On March 8, 1935, Hachiko was spotted dead on a Shibuya street. And the cause of his death was diagnosed to be terminal cancer and a filaria infection.
5. ‘Waghya’, Chatrapati Shivaji’s loyal pet dog who is believed to have jumped into the funeral pyre of the Indian warrior king
Waghya was deeply shaken up because of the death of his master, Chatrapati Shivaji. So much so, that he jumped into the funeral pyre, thus immolating himself, and becoming the symbol of purity and loyalty in India. There is also a statue of Waghya erected beside Shivaji’s tomb at Raigad Fort in Maharashtra. Although, we are not sure whether this story was of an actual dog or a fictional dog.
6. ‘Tommy’ (apparently also known as Ciccio) visited the church where the funeral of his owner was held, daily.
Tommy used to visit Santa Maria Assunta church in Italy with his owner, Margherita Lochi. After Margherita passed away, Tommy followed her coffin and was present at her funeral. From then on, Tommy regularly made visits to the church and sat by the altar, silently. In the appreciation of the loyal dog, the father of the church was once quoted as saying, “he waits patiently by the side of the altar and just sits there quietly. I didn’t have the heart to throw him out—I’ve just recently lost my own dog, so I leave him there until Mass finishes and then I let him out.” After battling an illness, Tommy died on January 20, 2014.
7. For 23 days, ‘Talero’ guarded the dead body of his owner, who collapsed in a snow storm.
Bernardo Leónidas Quirós died in a snow storm in Argentina and his dog Talero took the charge of keeping his owner protected for days after he passed away. According to a Chilean online newspaper El Patagonico, Talero even seems to have warded off wild animals from attacking his deceased master, and for his own survival in the snow, he hunted small animals. In the cooler nights, he slept beside his master, with the intention of keeping him warm and sheltered from the harsh winds. And when police approached to rescue the body, he barked in frantic as if sensing danger for his master or, asking the authority to leave him alone with his master. A feeling that he himself knew best 🙁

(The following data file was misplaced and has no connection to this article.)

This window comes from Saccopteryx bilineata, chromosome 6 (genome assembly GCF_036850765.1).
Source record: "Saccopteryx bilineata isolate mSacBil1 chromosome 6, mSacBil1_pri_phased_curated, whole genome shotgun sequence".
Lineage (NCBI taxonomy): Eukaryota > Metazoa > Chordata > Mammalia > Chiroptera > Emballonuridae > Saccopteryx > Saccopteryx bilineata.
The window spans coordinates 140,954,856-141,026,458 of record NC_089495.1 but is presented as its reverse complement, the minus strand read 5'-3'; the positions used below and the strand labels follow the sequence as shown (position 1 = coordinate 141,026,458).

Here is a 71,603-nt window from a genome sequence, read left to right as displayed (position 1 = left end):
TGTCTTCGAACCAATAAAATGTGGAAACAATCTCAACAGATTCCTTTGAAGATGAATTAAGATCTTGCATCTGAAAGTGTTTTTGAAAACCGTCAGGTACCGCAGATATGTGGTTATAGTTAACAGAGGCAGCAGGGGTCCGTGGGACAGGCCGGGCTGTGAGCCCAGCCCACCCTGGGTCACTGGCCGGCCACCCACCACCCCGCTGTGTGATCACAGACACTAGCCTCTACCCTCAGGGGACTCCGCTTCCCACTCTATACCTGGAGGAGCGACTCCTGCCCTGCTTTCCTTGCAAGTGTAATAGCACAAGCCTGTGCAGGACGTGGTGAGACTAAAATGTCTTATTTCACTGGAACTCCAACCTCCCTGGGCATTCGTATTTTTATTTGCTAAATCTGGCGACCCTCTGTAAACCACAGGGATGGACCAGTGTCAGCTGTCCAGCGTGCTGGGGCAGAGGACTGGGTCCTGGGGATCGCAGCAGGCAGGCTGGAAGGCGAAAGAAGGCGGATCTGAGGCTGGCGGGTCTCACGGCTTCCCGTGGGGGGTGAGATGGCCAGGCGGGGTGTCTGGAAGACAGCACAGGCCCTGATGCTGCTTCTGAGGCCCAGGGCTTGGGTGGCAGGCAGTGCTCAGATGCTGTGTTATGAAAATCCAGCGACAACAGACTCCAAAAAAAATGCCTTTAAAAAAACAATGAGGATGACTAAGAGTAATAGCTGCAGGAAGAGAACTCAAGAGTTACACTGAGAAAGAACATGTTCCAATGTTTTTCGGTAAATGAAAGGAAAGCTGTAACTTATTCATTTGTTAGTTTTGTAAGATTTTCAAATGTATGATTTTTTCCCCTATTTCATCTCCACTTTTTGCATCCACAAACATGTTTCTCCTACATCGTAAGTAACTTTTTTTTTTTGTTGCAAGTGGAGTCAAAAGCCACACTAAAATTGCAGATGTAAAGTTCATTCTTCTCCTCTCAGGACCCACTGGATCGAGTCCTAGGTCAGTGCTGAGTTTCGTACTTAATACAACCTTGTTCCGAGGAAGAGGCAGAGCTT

8. ‘Bobbie the Wonder Dog’ travelled 4,105 km to return to his family home
Bobbie was accidentally separated from his family, while they were on a road trip in Indiana, in the year 1923. After carrying out an extensive and exhaustive search for their beloved dog, the family reached their home in Oregon, disappointed and sad.
6 months later, Bobbie appeared. He was there at the doorstep of his family home, gotten all scrawny and bony from the long walk that he set all the way from Indiana to his home in Oregon. On his journey back, he precisely scaled a distance of 4, 105 km, crossing through all the physical hurdles of mountains, deserts, and plains falling in between. On an average, Bobbie must have travelled about 23 km each day.
9. ‘Baekgu’ travelled 300 km to return to his owner who had sold him to someone else
Baekgu’s owner, battling tight economic condition, sold him to his new owner, who stayed 300 km away. But nothing was strong or hard enough for Baekgu to let go off his previous owner, so he travelled back and reached home after travelling the distance for 7 months.